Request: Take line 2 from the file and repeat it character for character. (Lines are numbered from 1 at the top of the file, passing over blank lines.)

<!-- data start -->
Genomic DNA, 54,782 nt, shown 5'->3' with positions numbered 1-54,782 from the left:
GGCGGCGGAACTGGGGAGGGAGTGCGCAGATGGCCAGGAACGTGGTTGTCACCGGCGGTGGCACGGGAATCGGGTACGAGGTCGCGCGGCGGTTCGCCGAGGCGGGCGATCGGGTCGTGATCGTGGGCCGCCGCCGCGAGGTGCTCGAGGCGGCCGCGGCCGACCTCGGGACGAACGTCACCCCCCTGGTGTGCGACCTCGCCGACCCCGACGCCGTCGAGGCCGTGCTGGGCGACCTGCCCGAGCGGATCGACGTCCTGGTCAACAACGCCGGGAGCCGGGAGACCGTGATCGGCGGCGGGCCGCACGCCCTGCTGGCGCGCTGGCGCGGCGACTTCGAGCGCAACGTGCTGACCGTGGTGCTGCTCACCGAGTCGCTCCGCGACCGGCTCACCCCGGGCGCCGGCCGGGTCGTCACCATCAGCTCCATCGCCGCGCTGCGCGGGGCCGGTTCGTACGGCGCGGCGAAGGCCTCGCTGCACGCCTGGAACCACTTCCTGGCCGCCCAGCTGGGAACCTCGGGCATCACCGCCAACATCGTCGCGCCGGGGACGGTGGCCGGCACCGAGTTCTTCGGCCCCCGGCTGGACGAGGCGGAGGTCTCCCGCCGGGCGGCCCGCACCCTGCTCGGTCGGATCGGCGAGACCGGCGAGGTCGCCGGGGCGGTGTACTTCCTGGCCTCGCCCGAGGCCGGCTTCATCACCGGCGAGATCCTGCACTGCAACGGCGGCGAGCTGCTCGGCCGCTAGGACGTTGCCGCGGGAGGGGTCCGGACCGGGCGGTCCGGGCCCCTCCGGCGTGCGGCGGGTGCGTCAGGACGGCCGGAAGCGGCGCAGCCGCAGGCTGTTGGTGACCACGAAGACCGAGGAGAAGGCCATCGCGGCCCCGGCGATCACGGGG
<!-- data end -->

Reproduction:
GGCGGCGGAACTGGGGAGGGAGTGCGCAGATGGCCAGGAACGTGGTTGTCACCGGCGGTGGCACGGGAATCGGGTACGAGGTCGCGCGGCGGTTCGCCGAGGCGGGCGATCGGGTCGTGATCGTGGGCCGCCGCCGCGAGGTGCTCGAGGCGGCCGCGGCCGACCTCGGGACGAACGTCACCCCCCTGGTGTGCGACCTCGCCGACCCCGACGCCGTCGAGGCCGTGCTGGGCGACCTGCCCGAGCGGATCGACGTCCTGGTCAACAACGCCGGGAGCCGGGAGACCGTGATCGGCGGCGGGCCGCACGCCCTGCTGGCGCGCTGGCGCGGCGACTTCGAGCGCAACGTGCTGACCGTGGTGCTGCTCACCGAGTCGCTCCGCGACCGGCTCACCCCGGGCGCCGGCCGGGTCGTCACCATCAGCTCCATCGCCGCGCTGCGCGGGGCCGGTTCGTACGGCGCGGCGAAGGCCTCGCTGCACGCCTGGAACCACTTCCTGGCCGCCCAGCTGGGAACCTCGGGCATCACCGCCAACATCGTCGCGCCGGGGACGGTGGCCGGCACCGAGTTCTTCGGCCCCCGGCTGGACGAGGCGGAGGTCTCCCGCCGGGCGGCCCGCACCCTGCTCGGTCGGATCGGCGAGACCGGCGAGGTCGCCGGGGCGGTGTACTTCCTGGCCTCGCCCGAGGCCGGCTTCATCACCGGCGAGATCCTGCACTGCAACGGCGGCGAGCTGCTCGGCCGCTAGGACGTTGCCGCGGGAGGGGTCCGGACCGGGCGGTCCGGGCCCCTCCGGCGTGCGGCGGGTGCGTCAGGACGGCCGGAAGCGGCGCAGCCGCAGGCTGTTGGTGACCACGAAGACCGAGGAGAAGGCCATCGCGGCCCCGGCGATCACGGGG